Introduction: How to Weed Vinyl
Weeding is not only associated with pulling weeds out of the dirt, outside, and with old dirty gloves, it is associated in the graphics business. Weeding is the process of, after cutting the vinyl, peeling the excess vinyl off of the cut part to see the design or lettering that has been created. The final goal is to have no objects peeled up and clear of air bubbles if they are and to have no dirt under or in the finished product.
Step 1: Supplies
The supplies needed for this process are an Exacto Knife with a decently sharp blade, a nice and solid, clean surface, and if needed Oratape mt80p to cover the vinyl when completed. The vinyl tape does not have to be used but it will protect the surface of the vinyl when applying it to another surface.
Step 2: Types of Vinyl
There are a lot of different types of vinyl used and some are a whole lot easier to weed than others. 751 vinyls are easier compared to 220 and 651. There are also various types of lengths of vinyl coming in 15 inch, 24 inch, 30 inch, all the way to 54 inch.
Step 3: Clean Surface
The first step for weeding vinyl would be the make sure the surface the vinyl is going to be on is clean even before setting it on the table. Clean the surface with either Sprayway glass cleaner or 90% rubbing alcohol. If any dirt gets under the paper, it could ruin the whole piece. Be sure to always clean more than expected to use so there is no chance for dirt to get into bad places. Once the surface is clean and dry, move onto the next step.
Step 4: Taking Excess Vinyl Off
To identify what has been cut, the vinyl will reflect light off of it; look into a light reflection to see what is ahead. Assume you are working with 651 black vinyl. The next step would be to start taking the excess vinyl off. Depending on how large the vinyl piece is, this could take a while. To start, just hold the exacto knife in your dominant hand and peel up the corner of the same side as your dominant hand on either the top or bottom (ex. Right hander peels right side). For this step, when reaching the first thing cut on the vinyl, ball up the vinyl that has already been peeled off in the non-dominant hand until reaching the cut line. If the vinyl gets to be too much to hold, cut it off and start from where the cut was made for that.
Step 5: Removing "Fs"
After the peeled vinyl is out of the way, look at what the obstacle is on the vinyl to figure out the best way to weed it. Corners always rip when weeding and circular objects do not. Say the object is the letter “F”, the easiest way to take this off is to poke the exacto knife just into the vinyl between the two horizontal lines on the letter and peel straight out from there. The vinyl will then rip on both of the corners where the lines stop and will allow access to peel the rest of the vinyl around it and just follow the cut line until reaching another object. Letters that have similar qualities to the “F”, such as the place that was peeled out first, would require the same steps to weed out.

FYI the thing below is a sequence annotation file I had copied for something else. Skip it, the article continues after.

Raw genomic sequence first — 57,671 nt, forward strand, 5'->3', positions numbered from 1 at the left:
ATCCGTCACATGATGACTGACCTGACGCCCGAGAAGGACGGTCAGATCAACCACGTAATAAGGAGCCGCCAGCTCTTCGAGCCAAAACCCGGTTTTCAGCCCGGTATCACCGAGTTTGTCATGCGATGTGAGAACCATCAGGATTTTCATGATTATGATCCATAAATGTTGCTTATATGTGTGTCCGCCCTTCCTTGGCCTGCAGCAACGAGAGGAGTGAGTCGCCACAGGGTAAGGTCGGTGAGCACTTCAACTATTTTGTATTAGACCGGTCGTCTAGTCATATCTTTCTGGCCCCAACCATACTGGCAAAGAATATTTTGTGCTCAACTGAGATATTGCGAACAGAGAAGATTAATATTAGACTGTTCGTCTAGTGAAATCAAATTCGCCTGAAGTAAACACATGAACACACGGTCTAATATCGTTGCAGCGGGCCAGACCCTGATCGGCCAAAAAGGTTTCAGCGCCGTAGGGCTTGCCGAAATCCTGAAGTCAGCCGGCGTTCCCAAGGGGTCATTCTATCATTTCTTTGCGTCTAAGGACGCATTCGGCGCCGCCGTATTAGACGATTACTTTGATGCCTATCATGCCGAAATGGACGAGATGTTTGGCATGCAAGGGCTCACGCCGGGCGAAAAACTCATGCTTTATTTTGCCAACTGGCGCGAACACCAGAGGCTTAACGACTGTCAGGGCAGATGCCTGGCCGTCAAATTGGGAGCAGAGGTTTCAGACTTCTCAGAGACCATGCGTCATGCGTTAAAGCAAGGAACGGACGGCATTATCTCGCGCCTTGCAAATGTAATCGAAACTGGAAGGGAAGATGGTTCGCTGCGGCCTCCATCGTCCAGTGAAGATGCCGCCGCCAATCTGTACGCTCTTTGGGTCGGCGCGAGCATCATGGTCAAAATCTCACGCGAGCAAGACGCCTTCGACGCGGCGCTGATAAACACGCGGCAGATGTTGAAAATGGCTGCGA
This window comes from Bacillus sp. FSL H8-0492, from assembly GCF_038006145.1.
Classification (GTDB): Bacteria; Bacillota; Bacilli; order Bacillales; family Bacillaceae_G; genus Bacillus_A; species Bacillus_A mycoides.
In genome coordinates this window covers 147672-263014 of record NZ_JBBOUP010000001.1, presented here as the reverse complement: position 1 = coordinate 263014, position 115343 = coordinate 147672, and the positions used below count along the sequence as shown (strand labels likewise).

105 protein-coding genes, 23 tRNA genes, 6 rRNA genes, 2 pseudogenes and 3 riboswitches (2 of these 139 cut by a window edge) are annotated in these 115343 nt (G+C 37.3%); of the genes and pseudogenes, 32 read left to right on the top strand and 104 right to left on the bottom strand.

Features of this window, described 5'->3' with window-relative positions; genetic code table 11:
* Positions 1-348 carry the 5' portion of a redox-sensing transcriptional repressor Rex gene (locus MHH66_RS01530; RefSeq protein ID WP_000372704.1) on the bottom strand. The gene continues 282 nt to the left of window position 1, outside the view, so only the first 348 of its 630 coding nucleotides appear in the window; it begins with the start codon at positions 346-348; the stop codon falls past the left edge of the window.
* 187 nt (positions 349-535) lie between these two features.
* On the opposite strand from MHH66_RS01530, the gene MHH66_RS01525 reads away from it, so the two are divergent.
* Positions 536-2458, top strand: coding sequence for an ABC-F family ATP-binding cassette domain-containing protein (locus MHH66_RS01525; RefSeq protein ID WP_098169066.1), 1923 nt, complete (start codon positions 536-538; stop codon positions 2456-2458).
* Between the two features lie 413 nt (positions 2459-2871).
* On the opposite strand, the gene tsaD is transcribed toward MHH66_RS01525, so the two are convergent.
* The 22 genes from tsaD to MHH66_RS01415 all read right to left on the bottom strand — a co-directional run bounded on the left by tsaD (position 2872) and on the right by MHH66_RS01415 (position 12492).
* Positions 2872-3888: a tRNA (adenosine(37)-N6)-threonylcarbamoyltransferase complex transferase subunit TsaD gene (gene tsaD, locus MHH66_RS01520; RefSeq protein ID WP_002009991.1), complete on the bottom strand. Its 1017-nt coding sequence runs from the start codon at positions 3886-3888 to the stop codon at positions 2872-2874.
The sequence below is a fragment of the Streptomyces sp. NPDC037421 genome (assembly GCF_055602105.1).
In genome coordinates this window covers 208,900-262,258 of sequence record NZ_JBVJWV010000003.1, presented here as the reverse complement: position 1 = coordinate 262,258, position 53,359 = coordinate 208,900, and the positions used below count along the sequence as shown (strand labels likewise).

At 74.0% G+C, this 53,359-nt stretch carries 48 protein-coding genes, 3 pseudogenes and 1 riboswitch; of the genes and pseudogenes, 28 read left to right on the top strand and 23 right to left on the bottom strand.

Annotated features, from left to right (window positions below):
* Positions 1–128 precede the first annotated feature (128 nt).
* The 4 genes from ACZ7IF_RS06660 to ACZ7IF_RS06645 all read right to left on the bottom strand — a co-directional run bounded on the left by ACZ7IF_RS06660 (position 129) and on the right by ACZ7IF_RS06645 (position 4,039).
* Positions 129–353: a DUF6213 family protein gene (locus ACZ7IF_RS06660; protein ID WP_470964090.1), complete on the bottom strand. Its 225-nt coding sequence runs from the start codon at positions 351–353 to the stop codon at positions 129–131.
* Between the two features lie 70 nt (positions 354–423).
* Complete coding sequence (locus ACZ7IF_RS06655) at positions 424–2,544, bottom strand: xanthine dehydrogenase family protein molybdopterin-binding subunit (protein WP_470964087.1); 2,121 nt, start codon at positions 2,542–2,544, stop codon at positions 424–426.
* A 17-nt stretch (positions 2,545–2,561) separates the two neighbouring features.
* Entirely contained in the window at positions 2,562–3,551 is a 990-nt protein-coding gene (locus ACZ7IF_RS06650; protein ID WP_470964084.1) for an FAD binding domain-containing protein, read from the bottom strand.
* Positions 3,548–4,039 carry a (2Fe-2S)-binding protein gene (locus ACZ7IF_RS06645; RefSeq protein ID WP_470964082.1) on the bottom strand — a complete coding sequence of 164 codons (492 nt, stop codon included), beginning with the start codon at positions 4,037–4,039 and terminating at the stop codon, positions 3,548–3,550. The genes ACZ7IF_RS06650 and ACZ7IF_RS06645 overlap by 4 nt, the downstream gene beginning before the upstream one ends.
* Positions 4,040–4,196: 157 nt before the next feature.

Step 6: Removing "Qs"
After the first object has no other vinyl touching it, that step is complete. This step will be very similar to the prior step. Once the vinyl is to the next object, say it is a “Q”, be very careful with letters like these because remember, corners rip. When approaching a “Q”, start by cutting the excess vinyl ball in your hand off and start over from where the cut is made. The closer the cut is made to the letter, the better it will be. Start by making a slit in the vinyl from the tip of the tail to where the cut was made from the ball, then grab the top piece of vinyl and slowly pull upwards following the cut line around the letter. Follow the cut line all the way around to where the bottom side of the tail starts. Be extra careful when pulling vinyl to the corner a letter/number. The vinyl will rip if it is pulled too hard. So once the vinyl is close to the corner of the bottom side of the tail, with the exacto knife, pull up of the corner and pull downwards so it combines with the little ball in your hand and comes right off the tip where the first slit was made. The vinyl remaining inside the “Q” can simply be pulled off with a fingernail. Similar processes are used on “0” “O” and “P”s so use the same knowledge from the “Q” and apply it on other letters.
Step 7: Cut Rows
If there are rows of objects in one set of vinyl, when reaching the top or bottom of the letter/number, depending on where the first corner of the vinyl was peeled, cut the vinyl so it does not interfere with the other objects on the piece. Another thing that works is just making a slit from one end of the vinyl to the other so there are rows and it won’t interfere with the other objects on the page.
Step 8: Conclusion
Weeding is actually very simple and could be done very quickly and efficiently when done correctly. The best trick is that if there is an end in a letter like in a “W”, just simply peel straight out where the two points are made on the top and the one on the bottom, make a new slit from a corner where the letter starts to grab and peel the rest of the excess vinyl around the letter. Few minor cuts may need to be made if the vinyl does not continue to rip around the letter.
Step 9: Final Words
Following these basic steps will have anyone being able to weed vinyl quickly and efficiently. Here is an example video of making a cut line through the vinyl so I can take the row of letters out. Also in the video is an example of how to remove the vinyl around the letter "A".